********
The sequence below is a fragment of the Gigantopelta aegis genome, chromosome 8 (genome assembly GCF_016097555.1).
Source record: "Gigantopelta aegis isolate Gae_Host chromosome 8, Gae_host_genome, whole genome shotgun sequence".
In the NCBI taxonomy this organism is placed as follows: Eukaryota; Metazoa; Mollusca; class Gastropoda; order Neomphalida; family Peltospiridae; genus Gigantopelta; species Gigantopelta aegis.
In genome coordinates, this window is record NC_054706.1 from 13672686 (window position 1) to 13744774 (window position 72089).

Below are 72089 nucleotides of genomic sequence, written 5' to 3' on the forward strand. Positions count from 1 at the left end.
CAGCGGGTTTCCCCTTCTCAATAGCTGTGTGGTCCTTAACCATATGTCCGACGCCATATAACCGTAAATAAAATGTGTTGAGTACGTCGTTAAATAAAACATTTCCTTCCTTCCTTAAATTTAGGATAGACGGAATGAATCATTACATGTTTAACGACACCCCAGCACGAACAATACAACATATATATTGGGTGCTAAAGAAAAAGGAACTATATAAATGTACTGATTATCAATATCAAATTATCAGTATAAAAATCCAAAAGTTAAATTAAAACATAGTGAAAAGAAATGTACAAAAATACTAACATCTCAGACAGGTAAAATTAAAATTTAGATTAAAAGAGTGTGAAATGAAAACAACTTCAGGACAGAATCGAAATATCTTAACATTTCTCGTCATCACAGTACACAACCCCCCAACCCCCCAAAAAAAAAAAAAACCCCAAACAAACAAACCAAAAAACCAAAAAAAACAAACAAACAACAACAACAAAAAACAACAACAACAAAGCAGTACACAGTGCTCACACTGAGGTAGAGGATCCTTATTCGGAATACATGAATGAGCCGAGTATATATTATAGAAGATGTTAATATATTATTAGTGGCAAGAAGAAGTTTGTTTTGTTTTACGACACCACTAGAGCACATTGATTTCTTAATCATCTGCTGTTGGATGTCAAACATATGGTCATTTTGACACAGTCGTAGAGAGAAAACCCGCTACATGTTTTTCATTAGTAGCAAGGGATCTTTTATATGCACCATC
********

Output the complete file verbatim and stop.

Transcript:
The sequence below is a fragment of the Gigantopelta aegis genome, chromosome 8 (genome assembly GCF_016097555.1).
Source record: "Gigantopelta aegis isolate Gae_Host chromosome 8, Gae_host_genome, whole genome shotgun sequence".
In the NCBI taxonomy this organism is placed as follows: Eukaryota; Metazoa; Mollusca; class Gastropoda; order Neomphalida; family Peltospiridae; genus Gigantopelta; species Gigantopelta aegis.
In genome coordinates, this window is record NC_054706.1 from 13672686 (window position 1) to 13744774 (window position 72089).

Below are 72089 nucleotides of genomic sequence, written 5' to 3' on the forward strand. Positions count from 1 at the left end.
CAGCGGGTTTCCCCTTCTCAATAGCTGTGTGGTCCTTAACCATATGTCCGACGCCATATAACCGTAAATAAAATGTGTTGAGTACGTCGTTAAATAAAACATTTCCTTCCTTCCTTAAATTTAGGATAGACGGAATGAATCATTACATGTTTAACGACACCCCAGCACGAACAATACAACATATATATTGGGTGCTAAAGAAAAAGGAACTATATAAATGTACTGATTATCAATATCAAATTATCAGTATAAAAATCCAAAAGTTAAATTAAAACATAGTGAAAAGAAATGTACAAAAATACTAACATCTCAGACAGGTAAAATTAAAATTTAGATTAAAAGAGTGTGAAATGAAAACAACTTCAGGACAGAATCGAAATATCTTAACATTTCTCGTCATCACAGTACACAACCCCCCAACCCCCCAAAAAAAAAAAAAACCCCAAACAAACAAACCAAAAAACCAAAAAAAACAAACAAACAACAACAACAAAAAACAACAACAACAAAGCAGTACACAGTGCTCACACTGAGGTAGAGGATCCTTATTCGGAATACATGAATGAGCCGAGTATATATTATAGAAGATGTTAATATATTATTAGTGGCAAGAAGAAGTTTGTTTTGTTTTACGACACCACTAGAGCACATTGATTTCTTAATCATCTGCTGTTGGATGTCAAACATATGGTCATTTTGACACAGTCGTAGAGAGAAAACCCGCTACATGTTTTTCATTAGTAGCAAGGGATCTTTTATATGCACCATC